In between the consult and the procedure, I travel home to Canada to celebrate my dad’s 91st birthday. His actual birthday is Valentines Day, but after the fiasco at Christmas, I vowed to never try travelling at holidays. As an aside, I decided to fly from and to small regional airports; I don’t think I will ever use huge international airports again unless absolutely necessary. The Doctor advised against using any NSAIDs or other blood thinner type medications 3 days prior to the procedure. So since I was travelling and without any supplements, I decided to eliminate all for the 6 days prior. It was harder than I thought. I had no idea that the whack of supplements I was taking did anything, but after abstaining I realize that they have a definite place in my regiment. My parents keep their apartment at a solid 75F at all times and even with the fan on high and the bedroom window cracked open, sleep is elusive. I’m a total grouch when I don’t get my sleep and it’s really hard to deal with my mother’s endless repeat of questions and comments. You didn’t eat breakfast …. why are you leaving …. there’s a cold draft in here …. sometimes the broken record plays in English and other times it’s German. My dad has a new equally annoying fixation: You Tube. He believes absolutely everything he sees and hears on You Tube as though it’s the gospel. It’s easy to understand how the mass media is so devastating to elders who have relied on its veracity for their information. Everything is getting on my nerve and that’s painful. Short on patience and long on pain, I can’t wait to have alone time and quiet. So I follow my mom’s lead and hit the hay at 8 pm. In the old days, my dad would pester me for another game of cards, but these days I think mom’s non-stop, relentless rants and ravings leave him craving the nightly solitude with the TV. Too bad it’s You Tube.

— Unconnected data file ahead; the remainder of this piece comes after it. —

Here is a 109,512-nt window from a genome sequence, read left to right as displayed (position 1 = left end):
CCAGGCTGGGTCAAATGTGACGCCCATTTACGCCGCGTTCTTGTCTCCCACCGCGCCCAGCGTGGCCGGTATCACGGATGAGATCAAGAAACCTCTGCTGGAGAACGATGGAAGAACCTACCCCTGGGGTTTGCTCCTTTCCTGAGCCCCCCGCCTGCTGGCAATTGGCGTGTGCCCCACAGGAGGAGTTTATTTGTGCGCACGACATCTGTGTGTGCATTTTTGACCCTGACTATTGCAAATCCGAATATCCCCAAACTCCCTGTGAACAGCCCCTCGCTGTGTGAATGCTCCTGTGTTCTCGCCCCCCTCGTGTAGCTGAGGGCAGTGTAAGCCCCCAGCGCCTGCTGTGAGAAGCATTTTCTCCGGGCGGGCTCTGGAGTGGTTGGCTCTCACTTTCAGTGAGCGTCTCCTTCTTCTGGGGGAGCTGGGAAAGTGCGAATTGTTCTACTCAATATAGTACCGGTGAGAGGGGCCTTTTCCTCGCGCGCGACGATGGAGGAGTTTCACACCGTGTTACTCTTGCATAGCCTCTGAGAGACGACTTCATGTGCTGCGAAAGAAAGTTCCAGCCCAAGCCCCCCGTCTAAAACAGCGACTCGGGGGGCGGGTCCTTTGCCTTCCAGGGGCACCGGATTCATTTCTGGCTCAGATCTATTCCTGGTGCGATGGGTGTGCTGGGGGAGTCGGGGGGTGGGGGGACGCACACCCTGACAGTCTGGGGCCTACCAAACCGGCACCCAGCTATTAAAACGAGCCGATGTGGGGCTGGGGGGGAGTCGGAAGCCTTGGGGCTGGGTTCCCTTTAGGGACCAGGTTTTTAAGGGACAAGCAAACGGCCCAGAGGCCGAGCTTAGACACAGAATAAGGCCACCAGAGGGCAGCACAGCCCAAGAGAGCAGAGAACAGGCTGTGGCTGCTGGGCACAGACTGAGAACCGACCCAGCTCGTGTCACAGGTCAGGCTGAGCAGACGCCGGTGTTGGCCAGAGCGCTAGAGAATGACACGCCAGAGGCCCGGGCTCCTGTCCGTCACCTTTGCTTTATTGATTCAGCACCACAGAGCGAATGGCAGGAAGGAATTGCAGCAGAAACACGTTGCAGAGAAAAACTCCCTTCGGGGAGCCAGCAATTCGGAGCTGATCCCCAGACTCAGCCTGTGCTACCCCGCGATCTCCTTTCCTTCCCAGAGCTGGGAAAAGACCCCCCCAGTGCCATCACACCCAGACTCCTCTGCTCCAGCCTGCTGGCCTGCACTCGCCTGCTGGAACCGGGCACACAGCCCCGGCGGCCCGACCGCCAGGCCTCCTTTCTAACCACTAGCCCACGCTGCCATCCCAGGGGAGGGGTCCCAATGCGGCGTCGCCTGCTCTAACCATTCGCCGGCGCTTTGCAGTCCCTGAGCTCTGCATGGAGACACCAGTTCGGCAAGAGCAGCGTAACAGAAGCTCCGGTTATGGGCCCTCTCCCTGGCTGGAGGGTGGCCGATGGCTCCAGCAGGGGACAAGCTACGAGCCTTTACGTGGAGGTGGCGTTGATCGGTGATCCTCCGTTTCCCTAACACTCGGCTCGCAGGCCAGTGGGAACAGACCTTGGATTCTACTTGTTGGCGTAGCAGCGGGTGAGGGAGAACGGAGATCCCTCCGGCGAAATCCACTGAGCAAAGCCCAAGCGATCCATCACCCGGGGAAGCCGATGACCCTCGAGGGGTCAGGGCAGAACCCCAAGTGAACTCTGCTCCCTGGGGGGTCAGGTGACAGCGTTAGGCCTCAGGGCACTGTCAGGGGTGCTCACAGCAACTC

When I return to Florida there’s continuous activity to keep my mind off pain and procedure jitters. But finally the 14th rolls around and we are travelling to Tampa. To say I’m nervous is a bit of an understatement; internally I’m terrified. I hate needles and just thinking about them makes me panic and want to run the other way. Or limp the other way as it were. I’m driving so I’m grateful for the road and the many crazy drivers to keep me on my toes and my mind in focus on the road. When we arrive at the clinic we are 30 min early (the Rudy effect) and wait in the lobby. Now my mind is really racing and I cover all of the negative what if scenarios. A young (very fit and lean) woman walks through the lobby and distracts us momentarily … I wonder if she’s a patient although I quickly strike that idea since she was walking totally normally. My reverie is broken when the administrator gives me a folder containing all of the do’s and don’ts following the procedure. Rudy is snapped to attention when they gently request payment. As we are engaged in the paperwork, a previous patient comes out (he’s with the fit young lady) he’s also very buff and it’s clear he’s the patient since he’s got the gait of someone who’s had pain. He’s just had the procedure and he is remarking how he was able to put his jeans on without pain. I’m feeling hopeful. And then we are asked to move to the waiting room area.